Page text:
Canada's Yukon Territory
Its tagline is ‘Larger than Life’ and the Yukon lives up to its promise.
The Yukon is one of Canada’s two territories that lie north of the 60th parallel, but its remote location is not the only thing that sets this place apart from the rest of the country. Huge on scenery but tiny in population, the Yukon is both much smaller and much bigger than you’d imagine: towns are not just small, they are really small – but with big hearts and a strong sense of community. Distances here seem longer than down south, as most of the territory is accessible by gravel roads where you might not see another vehicle for hours.
One thing is certain, though: wherever you go in the Yukon you are bound to encounter something that will fill you with wonder: it could be the magical display of the aurora borealis; it could be Gold Rush towns that appear frozen in time; or it could be the characters who call this place home.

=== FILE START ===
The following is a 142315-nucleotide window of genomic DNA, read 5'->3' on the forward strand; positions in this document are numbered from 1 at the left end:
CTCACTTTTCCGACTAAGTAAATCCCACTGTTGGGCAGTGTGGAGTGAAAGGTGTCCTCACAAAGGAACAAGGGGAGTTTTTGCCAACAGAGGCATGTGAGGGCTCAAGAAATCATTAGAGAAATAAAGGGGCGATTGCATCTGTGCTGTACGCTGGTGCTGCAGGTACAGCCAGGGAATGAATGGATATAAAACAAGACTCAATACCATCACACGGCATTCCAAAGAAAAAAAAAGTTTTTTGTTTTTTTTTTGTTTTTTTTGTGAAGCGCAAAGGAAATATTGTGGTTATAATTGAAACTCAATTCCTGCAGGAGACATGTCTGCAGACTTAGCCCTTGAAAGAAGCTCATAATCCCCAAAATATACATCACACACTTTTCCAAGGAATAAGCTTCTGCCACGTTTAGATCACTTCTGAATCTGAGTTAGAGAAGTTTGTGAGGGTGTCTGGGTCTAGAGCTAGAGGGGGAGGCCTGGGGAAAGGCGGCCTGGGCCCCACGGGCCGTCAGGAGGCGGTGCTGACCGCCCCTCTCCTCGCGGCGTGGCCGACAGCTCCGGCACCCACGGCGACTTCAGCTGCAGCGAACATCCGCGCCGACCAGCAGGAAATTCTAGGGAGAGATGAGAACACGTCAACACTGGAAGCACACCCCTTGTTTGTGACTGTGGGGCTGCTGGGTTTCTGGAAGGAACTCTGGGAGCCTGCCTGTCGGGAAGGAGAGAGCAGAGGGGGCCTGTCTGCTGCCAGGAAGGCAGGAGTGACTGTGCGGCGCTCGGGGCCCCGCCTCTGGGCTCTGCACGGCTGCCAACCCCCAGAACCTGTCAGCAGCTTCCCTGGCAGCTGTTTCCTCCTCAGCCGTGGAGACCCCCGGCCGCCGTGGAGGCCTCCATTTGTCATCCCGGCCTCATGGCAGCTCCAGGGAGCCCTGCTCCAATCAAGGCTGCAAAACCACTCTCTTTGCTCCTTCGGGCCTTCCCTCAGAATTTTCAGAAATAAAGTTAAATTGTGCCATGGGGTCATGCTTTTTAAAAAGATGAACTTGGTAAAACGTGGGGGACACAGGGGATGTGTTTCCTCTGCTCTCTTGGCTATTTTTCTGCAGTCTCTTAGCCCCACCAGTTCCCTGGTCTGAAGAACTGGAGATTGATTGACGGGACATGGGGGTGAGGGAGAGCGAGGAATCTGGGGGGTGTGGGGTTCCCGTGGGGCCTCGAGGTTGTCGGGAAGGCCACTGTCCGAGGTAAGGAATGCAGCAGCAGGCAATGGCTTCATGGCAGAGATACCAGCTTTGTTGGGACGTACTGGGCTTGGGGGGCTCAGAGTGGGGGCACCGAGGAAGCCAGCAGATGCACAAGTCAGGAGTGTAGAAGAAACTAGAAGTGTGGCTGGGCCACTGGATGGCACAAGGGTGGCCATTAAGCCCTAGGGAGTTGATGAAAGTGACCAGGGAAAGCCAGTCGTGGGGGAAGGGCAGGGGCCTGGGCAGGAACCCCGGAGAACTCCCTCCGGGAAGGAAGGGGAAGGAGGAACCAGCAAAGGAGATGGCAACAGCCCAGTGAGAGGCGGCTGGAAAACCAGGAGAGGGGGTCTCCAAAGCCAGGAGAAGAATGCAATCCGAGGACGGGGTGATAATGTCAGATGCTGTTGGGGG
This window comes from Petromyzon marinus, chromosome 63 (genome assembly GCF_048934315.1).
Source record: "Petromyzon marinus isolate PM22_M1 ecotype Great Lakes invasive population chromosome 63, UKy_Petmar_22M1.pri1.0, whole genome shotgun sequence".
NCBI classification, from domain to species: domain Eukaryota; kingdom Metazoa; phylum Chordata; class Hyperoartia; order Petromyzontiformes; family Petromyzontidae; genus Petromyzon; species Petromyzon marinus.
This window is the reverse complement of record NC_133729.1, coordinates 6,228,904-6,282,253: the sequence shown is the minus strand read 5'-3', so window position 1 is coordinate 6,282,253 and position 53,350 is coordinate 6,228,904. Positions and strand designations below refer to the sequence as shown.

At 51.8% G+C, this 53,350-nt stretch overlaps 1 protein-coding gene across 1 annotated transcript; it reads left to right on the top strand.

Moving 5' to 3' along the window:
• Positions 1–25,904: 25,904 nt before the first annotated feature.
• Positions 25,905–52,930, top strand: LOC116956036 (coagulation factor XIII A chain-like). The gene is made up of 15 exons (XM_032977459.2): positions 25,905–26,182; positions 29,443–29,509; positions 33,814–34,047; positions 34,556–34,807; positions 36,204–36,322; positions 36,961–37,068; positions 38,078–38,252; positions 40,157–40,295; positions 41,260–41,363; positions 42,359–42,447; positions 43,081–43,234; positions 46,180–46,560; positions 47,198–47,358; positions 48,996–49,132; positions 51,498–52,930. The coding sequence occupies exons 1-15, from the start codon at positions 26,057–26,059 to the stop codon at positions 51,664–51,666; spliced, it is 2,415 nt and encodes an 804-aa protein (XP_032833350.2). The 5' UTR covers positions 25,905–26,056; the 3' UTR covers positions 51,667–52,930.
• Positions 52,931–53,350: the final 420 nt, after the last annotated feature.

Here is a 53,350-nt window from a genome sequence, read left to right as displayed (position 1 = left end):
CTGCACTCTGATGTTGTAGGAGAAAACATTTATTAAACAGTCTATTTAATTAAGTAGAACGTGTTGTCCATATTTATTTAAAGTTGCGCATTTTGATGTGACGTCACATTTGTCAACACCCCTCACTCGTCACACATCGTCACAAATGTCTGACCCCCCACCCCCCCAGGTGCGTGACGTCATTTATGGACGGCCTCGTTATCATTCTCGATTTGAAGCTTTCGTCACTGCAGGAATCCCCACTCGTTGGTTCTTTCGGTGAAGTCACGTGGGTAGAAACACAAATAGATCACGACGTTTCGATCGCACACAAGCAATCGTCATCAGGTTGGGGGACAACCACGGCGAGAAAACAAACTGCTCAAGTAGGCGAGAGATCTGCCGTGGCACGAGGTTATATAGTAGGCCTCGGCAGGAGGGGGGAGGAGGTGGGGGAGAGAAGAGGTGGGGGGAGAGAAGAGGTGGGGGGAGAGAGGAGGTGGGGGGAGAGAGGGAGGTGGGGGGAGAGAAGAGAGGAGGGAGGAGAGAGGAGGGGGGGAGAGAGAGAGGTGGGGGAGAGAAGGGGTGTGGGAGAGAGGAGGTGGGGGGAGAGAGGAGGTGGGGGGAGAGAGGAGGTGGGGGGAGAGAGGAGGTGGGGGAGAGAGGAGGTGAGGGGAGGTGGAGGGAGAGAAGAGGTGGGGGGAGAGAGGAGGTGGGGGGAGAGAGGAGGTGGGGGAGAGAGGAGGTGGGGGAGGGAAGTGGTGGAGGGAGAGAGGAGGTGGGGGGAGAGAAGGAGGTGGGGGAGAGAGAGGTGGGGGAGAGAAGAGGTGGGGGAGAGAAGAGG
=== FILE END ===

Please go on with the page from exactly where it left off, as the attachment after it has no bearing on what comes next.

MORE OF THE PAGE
Geographically the Yukon offers breathtaking scenery that will have you saying ‘wow!’ from the moment you spot its pristine landscape from the airplane. Mountains both young and old dominate much of the area hugging the Alaska border, including Canada’s highest peak, Mount Logan, perpetually under a cap of snow and ice in one of the largest non-polar ice fields on the planet. Turquoise lakes and rivers sparkle like jewels under a midnight sun that doesn’t set for 20 hours in the summertime. And a storied highway, the Dempster, cuts through the ragged and spectacular Tombstone mountains en route to the Arctic Circle where skinny spruce trees are left behind and replaced with tundra.
As beautiful as it is, the Yukon can be an unforgiving land, with a harsh climate in the winter that makes for equally hardy residents. The people who live here work hard and play hard and all have one thing in common: their love of this wild, beautiful place. Visit the Yukon for yourself, and you might find the same thing happen to you.
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